Attorney General defends government’s position on MP’s car purchase

The Attorney General has defended government’s position before the Constitution Court to spend over 64bn shillings on purchase of cars for MPs.

Senior State Attorney Gorret Arinaitwe told Justice Richard Buteera this afternoon that the petitioner Twaha Sanywa has not pleaded any special circumstances including how he will suffer a loss that cannot be compensated in damages if the 64 bn shillings is paid out to MPs.

The State Attorney then asked court to dismiss with costs this application for lack of merit and strong reasons to block government from releasing the said funds.

Arinaitwe has based her submission on an affidavit sworn by the clerk to parliament; Jane Kibirige, who says such privileges and benefits enjoyed by MPs are provided for under the law.

Kibirige further argued that if court finds out at a later stage that the said money was erroneously given  to the MPs, government can still go ahead to recover the 150 million shillings from individual MPs.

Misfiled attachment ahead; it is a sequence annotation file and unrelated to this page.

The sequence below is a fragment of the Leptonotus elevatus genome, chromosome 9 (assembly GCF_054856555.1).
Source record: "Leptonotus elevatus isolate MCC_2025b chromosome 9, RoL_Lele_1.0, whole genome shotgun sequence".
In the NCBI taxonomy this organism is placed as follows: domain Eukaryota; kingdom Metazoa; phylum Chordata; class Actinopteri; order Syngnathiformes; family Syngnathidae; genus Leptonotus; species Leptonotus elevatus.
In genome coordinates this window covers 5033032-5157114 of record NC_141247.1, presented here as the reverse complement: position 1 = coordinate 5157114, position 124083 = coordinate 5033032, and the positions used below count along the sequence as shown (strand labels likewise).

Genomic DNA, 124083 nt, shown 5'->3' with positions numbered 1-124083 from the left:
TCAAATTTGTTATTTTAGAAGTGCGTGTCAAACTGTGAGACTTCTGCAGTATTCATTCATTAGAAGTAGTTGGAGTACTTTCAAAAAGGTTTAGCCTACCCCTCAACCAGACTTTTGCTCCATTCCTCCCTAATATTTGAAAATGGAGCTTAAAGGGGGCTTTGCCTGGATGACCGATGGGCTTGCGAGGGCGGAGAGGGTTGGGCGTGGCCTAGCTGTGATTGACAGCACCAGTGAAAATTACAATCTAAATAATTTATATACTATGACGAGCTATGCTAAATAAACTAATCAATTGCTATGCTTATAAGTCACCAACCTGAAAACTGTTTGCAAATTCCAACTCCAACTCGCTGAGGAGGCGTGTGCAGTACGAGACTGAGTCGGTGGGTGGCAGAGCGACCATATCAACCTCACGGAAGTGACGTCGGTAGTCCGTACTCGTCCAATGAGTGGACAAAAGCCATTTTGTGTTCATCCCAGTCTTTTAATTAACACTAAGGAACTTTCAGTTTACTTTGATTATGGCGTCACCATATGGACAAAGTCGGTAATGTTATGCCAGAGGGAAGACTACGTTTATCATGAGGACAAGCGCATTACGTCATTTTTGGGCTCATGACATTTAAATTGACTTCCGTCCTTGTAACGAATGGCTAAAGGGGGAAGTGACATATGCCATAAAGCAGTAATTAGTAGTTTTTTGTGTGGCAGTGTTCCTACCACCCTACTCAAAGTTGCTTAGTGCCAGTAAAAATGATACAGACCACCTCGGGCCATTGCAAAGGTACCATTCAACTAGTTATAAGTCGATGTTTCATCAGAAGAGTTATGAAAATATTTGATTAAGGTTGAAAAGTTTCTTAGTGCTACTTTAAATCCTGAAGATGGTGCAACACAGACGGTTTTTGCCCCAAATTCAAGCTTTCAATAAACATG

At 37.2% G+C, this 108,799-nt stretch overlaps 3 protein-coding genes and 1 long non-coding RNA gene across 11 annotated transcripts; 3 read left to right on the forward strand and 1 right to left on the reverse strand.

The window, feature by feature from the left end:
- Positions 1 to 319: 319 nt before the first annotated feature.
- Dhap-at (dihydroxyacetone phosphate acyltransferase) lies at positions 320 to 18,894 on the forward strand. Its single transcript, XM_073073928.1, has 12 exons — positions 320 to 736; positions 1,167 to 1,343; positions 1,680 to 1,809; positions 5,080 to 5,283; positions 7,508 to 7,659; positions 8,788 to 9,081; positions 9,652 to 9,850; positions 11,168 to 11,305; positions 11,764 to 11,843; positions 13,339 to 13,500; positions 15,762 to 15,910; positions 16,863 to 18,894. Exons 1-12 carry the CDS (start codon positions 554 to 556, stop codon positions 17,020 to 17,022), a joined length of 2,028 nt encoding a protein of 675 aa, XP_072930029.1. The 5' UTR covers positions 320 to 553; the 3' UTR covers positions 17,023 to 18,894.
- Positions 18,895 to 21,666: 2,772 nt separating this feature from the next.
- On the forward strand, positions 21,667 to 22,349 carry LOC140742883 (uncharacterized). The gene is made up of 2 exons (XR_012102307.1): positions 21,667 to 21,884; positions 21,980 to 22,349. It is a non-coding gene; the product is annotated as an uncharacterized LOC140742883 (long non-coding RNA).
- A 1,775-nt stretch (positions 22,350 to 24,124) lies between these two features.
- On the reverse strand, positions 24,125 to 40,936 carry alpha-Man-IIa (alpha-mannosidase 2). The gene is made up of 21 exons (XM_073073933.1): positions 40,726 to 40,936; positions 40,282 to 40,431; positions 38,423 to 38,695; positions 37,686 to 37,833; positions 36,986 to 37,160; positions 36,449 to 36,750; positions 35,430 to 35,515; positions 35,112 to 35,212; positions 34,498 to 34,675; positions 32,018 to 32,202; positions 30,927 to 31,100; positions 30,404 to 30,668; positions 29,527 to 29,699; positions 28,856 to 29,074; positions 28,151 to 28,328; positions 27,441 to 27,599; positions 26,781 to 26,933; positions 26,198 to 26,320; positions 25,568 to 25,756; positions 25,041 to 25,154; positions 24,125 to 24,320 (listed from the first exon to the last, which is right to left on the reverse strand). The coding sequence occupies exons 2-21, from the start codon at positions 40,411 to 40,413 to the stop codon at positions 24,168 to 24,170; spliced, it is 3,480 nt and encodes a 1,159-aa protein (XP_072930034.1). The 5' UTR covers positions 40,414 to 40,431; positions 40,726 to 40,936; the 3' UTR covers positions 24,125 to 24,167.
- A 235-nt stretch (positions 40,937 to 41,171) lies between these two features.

However Sanywa’s lawyers disagreed with her saying it’s difficult to recover the said money from MPs since it will be withdrawn from the consolidated fund for personal benefits without following the law governing procurement of public assets.

Sanywa wants court to stop the car purchase privilege to MPs saying it places them at a preferential treatment against other government employees in the Judiciary and Executive arms who perform their duties in public vehicles.

Justice Buteera has set the 13th Oct to deliver his ruling on whether to issue this injunctive order.